2 for the price of 1
What a choice! A storming Esprit GT3 or the combined
talents of the big fun Elise
and solid Subaru Impreza for similar money. Which would you go for . . . ?
Auto Express, February 1997\
by James Mills
We all like to think we know a bargain when we see one. Whether it's 50 per cent off in an 'all must go' sale or hunting among the hustle and bustle of an antiques market, there's a bit of Del Boy in us all.
Sadly, like Only Fools and Horses TV character, most of us are wrong about these 'bargains'. At the end of the day, high street stores and market traders know exactly what they're up to we're the muggins being taken for a ride, believing something is worth far more than we've been asked to pay for it.
Car makers are much the same. So when Lotus launched the Esprit GT3 amid publicity hype of it being the 'best-value Esprit for years', we weren't about to sit back and take their word for it. Because £40,060, after all, is a seriously big stash of cash especially for a stripped-out, no frills machine.
On the other hand, this maximum thrills sports car is highly in keeping with current trends. It's a lightweight, minimalist driver's car with a storming top speed of 164mph.
But does that make it twice as good as its younger wonder-brother, the £20,560 Elise? And what if we told you that, along with the Elise, you could throw in another of our favourites, Subaru's Impreza Turbo, for virtually the same money as one Esprit? With this pair, you'd be guaranteed similar thrills, plus all the practicality you'd ever need.
So beyond face value, what does the cut-price GT3 offer that makes it twice as special? Is it all image, or is the car really twice as nice? Let's find out...
A crowd of fascinated onlookers was soon attracted to our GT3. The straight-edged, aggressive lines have aged pretty well since they were first penned, and combined with lairy 'you've been Tangoed' paint, they never fail to get people staring. Unlike some sports cars, though, the GT3 seems to earn appreciative nods for its audacity.
Living life to its limits is what the latest Lotus is about. Much like Porsche's discontinued 968 Club Sport, the GT3 is devoid of fancy frills. It's pared down to the bone, hence the 'cut price', with as little performance as possible compromised for practicality.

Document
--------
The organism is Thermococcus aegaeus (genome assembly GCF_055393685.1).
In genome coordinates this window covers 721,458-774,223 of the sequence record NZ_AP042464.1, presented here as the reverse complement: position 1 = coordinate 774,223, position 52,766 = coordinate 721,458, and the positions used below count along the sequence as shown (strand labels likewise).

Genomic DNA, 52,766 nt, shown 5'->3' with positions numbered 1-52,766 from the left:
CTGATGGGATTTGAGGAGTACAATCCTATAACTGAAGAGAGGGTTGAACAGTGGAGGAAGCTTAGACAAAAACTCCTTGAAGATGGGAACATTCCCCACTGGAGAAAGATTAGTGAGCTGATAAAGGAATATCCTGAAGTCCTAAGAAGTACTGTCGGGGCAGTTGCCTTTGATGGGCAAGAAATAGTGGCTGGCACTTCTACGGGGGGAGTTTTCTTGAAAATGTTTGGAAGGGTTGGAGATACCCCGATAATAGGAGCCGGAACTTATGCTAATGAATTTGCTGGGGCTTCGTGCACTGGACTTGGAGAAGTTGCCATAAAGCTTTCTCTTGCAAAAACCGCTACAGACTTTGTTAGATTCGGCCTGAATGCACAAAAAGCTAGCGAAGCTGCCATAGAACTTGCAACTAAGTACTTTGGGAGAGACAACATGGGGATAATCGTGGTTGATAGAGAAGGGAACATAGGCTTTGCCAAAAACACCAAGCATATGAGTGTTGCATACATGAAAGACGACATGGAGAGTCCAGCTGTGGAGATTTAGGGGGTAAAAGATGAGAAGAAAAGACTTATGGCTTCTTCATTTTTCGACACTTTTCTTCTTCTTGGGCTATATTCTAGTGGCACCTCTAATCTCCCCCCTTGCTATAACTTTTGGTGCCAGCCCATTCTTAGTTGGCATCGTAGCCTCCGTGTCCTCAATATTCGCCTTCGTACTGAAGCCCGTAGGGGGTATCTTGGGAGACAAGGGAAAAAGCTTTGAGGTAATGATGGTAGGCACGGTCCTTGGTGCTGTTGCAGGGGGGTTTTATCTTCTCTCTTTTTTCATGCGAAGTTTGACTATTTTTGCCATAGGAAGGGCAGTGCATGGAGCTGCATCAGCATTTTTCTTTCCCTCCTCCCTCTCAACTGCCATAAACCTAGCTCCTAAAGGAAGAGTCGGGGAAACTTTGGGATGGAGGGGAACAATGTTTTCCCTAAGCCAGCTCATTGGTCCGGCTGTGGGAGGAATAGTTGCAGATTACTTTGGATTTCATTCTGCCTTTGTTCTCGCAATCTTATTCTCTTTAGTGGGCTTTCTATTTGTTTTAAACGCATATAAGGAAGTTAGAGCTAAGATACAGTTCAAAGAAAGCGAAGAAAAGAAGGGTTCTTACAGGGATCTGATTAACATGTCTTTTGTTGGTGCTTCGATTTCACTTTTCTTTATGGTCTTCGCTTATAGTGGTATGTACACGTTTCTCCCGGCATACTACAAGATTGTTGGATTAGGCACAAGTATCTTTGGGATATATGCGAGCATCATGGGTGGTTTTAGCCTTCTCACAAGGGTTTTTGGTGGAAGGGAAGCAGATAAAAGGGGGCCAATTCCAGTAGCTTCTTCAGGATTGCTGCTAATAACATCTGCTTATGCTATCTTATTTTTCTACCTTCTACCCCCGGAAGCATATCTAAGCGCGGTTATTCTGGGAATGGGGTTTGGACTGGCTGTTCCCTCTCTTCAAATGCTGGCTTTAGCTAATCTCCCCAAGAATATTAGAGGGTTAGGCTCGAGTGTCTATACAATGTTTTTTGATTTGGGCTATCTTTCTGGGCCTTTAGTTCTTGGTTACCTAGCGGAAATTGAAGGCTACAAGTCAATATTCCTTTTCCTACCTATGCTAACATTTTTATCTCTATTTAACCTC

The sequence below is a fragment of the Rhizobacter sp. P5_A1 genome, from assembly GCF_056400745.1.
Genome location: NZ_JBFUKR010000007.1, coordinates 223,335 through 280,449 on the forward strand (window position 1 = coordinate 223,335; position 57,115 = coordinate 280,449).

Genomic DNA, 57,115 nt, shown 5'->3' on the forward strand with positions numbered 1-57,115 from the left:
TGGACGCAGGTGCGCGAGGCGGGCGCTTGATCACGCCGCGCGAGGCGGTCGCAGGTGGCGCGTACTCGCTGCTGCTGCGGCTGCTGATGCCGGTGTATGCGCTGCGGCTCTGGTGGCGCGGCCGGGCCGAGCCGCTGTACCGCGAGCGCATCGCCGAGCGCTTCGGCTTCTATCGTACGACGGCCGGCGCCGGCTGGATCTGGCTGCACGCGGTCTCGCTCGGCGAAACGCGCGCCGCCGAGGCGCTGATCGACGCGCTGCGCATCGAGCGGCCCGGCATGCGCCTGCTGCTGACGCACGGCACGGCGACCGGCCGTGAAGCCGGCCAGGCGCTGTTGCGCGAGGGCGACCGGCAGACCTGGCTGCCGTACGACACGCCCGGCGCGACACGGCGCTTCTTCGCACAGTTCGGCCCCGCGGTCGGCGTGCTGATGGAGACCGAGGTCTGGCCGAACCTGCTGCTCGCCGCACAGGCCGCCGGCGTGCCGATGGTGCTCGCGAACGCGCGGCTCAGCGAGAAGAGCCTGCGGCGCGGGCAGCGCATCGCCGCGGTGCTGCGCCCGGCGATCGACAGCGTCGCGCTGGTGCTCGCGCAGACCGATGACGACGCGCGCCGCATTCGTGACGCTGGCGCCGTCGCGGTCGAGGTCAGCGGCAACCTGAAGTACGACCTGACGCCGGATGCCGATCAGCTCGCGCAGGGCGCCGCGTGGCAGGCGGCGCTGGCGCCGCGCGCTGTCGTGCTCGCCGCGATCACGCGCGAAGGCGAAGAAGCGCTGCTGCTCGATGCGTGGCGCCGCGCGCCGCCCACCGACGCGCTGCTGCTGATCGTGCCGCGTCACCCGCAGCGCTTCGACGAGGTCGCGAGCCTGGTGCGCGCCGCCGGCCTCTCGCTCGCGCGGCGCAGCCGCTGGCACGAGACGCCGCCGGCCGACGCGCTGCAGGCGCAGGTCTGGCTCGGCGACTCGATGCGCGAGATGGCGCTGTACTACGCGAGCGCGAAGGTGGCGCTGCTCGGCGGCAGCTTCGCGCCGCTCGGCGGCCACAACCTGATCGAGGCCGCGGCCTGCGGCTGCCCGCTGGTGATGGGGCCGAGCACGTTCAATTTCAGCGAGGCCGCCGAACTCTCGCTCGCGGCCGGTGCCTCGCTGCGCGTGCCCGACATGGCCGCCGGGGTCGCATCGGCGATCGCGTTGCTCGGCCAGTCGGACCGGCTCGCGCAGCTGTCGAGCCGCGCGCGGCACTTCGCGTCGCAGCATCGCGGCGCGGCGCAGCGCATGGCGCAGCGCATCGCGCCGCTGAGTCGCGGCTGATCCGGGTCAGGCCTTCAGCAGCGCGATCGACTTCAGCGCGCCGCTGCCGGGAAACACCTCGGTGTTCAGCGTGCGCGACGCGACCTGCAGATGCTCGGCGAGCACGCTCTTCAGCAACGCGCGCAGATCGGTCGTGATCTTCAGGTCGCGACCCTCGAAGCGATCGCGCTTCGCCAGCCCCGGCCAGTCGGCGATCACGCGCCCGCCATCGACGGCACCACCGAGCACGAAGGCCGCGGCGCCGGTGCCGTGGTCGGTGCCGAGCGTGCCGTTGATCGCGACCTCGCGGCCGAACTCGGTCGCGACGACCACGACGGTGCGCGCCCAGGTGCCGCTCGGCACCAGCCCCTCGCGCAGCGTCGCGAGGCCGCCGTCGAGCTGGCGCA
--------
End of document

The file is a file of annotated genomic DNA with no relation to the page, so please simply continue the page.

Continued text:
The first time you climb into the driver's seat it dawns on you just how focused the GT3 is on performance. Stretching over the wide sill is difficult enough, but trying to lift your butt over the seat's raised side while keeping your knees below the steering wheel is a task you'll not want to repeat in a hurry. Once hunched in place in the cockpit, a few futile minutes are spent searching for adjustment of the seat back and steering wheel. But there's none: the seats are Racecar items, while the date interior design means the wheel stays fixed.
Still, you can get comfortable despite the pedals being so close together, the Momo sports wheel brushing your knees and the gearbox tunnel propping up your arm. And there's a definite sense of occasion. Neither the Elise nor Impreza has such a 'special' feel, although for some the GT3's cabin may be too claustrophobic.
The interior may be stripped out, but it looks all the better for it. Orange casing runs around the stubby aluminium gearlever and works wonders for livening up the gloomy grey leather trim.
It's hard to see out, especially over your shoulder to reverse, but when you get it right the narrow rear window gives a clear view of the road and the engine cover. And it's behind your back that the GT3's 2.0-litre, 16-valve, turbocharged, charge-cooled motor rests.
It doesn't rest easy for long, though. Turn the key and it leaps into life, idling quite high until it warms. It sounds lumpy and far from smooth, as if warning you of its serious intentions. With figures like 240bhp at 6250rpm and 294Nm at 3750rpm in your head, it's not as if you need reminding...
This is a brutal car, capable of scorching past 60mph in five seconds and topping 160mph. But the moment you go to storm away it's more likely to stall than shift. The hefty clutch saps all the revs in first gear, causing the Esprit to bog down. Try again and you'll find around 3,000rpm works wonders, pulling away smoothly and, dare we say, rather quickly.
Bury the throttle and the huge rear tyres fight for traction, spinning wildly until you slam the gearlever back into second and ease off the gas a little. Take a quick breather, floor the throttle again the you'll be thankful for the bucket seats bracing your G-force-battered body. As you hit that 3000rpm mark, the engine jumps to life, slingshots you down the road and leaves the Elise and Impreza in its wake.
Below 3000rpm, the engine feels lethargic as the turbo is caught off boost. So there's much stirring of the gears to be done to exploit that explosive top-end power. But scream the four-cylinder motor to its 7000rpm red line and the engine betrays its relatively uncouth manners with a rough snarl.